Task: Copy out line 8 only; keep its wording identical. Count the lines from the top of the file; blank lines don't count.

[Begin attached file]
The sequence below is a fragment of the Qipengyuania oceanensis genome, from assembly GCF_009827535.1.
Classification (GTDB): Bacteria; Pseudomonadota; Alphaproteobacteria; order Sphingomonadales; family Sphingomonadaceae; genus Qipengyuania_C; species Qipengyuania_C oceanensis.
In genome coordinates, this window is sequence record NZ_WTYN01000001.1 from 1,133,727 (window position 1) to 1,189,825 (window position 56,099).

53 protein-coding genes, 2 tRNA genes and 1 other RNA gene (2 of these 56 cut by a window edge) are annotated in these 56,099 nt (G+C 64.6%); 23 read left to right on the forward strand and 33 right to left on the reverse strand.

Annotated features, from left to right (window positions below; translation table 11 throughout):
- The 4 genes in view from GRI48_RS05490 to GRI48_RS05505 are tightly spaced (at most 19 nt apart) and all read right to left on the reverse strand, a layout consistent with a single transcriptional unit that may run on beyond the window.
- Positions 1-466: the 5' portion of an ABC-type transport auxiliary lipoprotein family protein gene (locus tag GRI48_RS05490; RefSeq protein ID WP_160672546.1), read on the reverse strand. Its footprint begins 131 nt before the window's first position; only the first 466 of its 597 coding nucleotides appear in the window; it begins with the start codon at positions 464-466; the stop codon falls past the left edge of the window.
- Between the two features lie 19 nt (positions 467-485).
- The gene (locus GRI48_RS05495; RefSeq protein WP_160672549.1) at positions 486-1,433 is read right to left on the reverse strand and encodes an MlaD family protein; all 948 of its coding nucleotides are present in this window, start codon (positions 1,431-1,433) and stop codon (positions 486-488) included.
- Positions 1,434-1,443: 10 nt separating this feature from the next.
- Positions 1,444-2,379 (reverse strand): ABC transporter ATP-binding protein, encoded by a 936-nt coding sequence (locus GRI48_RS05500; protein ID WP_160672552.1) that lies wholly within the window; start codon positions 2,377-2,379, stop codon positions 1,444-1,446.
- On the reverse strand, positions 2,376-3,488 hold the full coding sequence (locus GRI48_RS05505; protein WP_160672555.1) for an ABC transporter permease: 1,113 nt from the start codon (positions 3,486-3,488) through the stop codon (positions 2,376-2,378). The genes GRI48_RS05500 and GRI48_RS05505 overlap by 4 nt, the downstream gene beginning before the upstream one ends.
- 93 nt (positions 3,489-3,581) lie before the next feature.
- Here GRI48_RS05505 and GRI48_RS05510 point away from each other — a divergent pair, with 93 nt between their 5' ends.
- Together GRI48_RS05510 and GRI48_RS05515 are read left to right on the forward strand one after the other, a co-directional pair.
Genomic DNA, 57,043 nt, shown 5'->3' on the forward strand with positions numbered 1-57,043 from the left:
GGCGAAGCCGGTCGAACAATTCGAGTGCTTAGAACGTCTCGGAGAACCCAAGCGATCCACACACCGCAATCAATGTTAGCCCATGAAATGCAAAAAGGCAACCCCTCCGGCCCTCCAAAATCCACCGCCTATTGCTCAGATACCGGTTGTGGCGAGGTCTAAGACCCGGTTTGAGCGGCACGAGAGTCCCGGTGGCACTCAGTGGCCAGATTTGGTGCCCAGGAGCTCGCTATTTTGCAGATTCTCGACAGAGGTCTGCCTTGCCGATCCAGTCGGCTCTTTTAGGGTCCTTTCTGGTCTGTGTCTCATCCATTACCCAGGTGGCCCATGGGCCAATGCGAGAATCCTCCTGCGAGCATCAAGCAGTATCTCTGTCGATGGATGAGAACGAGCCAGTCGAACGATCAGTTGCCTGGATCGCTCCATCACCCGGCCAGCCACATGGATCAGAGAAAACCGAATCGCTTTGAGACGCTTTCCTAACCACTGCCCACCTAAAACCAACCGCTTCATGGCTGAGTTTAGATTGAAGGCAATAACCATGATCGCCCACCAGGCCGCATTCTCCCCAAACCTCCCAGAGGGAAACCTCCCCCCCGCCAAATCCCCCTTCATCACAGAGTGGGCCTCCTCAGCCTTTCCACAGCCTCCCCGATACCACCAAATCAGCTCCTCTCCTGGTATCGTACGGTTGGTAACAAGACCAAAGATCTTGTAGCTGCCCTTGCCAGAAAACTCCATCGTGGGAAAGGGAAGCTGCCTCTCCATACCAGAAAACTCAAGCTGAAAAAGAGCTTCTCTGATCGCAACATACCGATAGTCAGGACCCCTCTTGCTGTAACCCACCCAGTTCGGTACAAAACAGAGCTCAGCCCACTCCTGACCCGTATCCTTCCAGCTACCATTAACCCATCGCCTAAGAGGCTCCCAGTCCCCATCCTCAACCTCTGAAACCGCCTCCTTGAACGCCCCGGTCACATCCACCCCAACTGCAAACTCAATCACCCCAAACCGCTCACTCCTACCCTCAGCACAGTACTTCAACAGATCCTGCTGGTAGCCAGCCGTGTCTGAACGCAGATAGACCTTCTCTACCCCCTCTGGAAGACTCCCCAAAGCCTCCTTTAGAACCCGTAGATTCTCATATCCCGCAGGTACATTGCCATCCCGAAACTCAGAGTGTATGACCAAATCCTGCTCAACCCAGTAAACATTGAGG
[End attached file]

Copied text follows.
- Between the two features lie 19 nt (positions 467-485).